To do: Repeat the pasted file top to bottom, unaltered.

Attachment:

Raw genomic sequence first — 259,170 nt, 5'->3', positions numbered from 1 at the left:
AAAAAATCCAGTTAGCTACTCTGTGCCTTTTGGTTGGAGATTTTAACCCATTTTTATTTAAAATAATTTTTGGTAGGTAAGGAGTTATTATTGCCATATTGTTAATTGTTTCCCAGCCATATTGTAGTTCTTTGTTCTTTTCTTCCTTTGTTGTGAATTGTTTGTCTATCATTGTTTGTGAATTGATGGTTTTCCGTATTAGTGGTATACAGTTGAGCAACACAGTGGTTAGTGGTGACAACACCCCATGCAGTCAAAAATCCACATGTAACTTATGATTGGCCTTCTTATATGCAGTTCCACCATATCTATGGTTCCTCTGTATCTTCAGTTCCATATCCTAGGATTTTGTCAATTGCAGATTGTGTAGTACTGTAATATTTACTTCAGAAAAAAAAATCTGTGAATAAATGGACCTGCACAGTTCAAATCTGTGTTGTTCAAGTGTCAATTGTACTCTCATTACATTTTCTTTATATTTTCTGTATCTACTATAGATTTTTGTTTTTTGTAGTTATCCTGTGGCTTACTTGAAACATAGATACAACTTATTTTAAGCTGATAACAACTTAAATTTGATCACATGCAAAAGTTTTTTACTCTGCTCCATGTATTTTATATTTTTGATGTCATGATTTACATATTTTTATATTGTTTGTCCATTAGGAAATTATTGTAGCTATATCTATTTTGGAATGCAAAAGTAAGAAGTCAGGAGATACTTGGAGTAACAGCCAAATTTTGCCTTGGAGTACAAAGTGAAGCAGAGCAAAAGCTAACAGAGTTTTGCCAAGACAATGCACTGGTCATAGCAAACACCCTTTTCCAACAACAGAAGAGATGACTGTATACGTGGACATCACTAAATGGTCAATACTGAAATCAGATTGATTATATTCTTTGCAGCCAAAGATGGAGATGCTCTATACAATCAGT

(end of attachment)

Raw genomic sequence first — 259,170 nt, 5'->3', positions numbered from 1 at the left:
AAAAAATCCAGTTAGCTACTCTGTGCCTTTTGGTTGGAGATTTTAACCCATTTTTATTTAAAATAATTTTTGGTAGGTAAGGAGTTATTATTGCCATATTGTTAATTGTTTCCCAGCCATATTGTAGTTCTTTGTTCTTTTCTTCCTTTGTTGTGAATTGTTTGTCTATCATTGTTTGTGAATTGATGGTTTTCCGTATTAGTGGTATACAGTTGAGCAACACAGTGGTTAGTGGTGACAACACCCCATGCAGTCAAAAATCCACATGTAACTTATGATTGGCCTTCTTATATGCAGTTCCACCATATCTATGGTTCCTCTGTATCTTCAGTTCCATATCCTAGGATTTTGTCAATTGCAGATTGTGTAGTACTGTAATATTTACTTCAGAAAAAAAAATCTGTGAATAAATGGACCTGCACAGTTCAAATCTGTGTTGTTCAAGTGTCAATTGTACTCTCATTACATTTTCTTTATATTTTCTGTATCTACTATAGATTTTTGTTTTTTGTAGTTATCCTGTGGCTTACTTGAAACATAGATACAACTTATTTTAAGCTGATAACAACTTAAATTTGATCACATGCAAAAGTTTTTTACTCTGCTCCATGTATTTTATATTTTTGATGTCATGATTTACATATTTTTATATTGTTTGTCCATTAGGAAATTATTGTAGCTATATCTATTTTGGAATGCAAAAGTAAGAAGTCAGGAGATACTTGGAGTAACAGCCAAATTTTGCCTTGGAGTACAAAGTGAAGCAGAGCAAAAGCTAACAGAGTTTTGCCAAGACAATGCACTGGTCATAGCAAACACCCTTTTCCAACAACAGAAGAGATGACTGTATACGTGGACATCACTAAATGGTCAATACTGAAATCAGATTGATTATATTCTTTGCAGCCAAAGATGGAGATGCTCTATACAATCAGT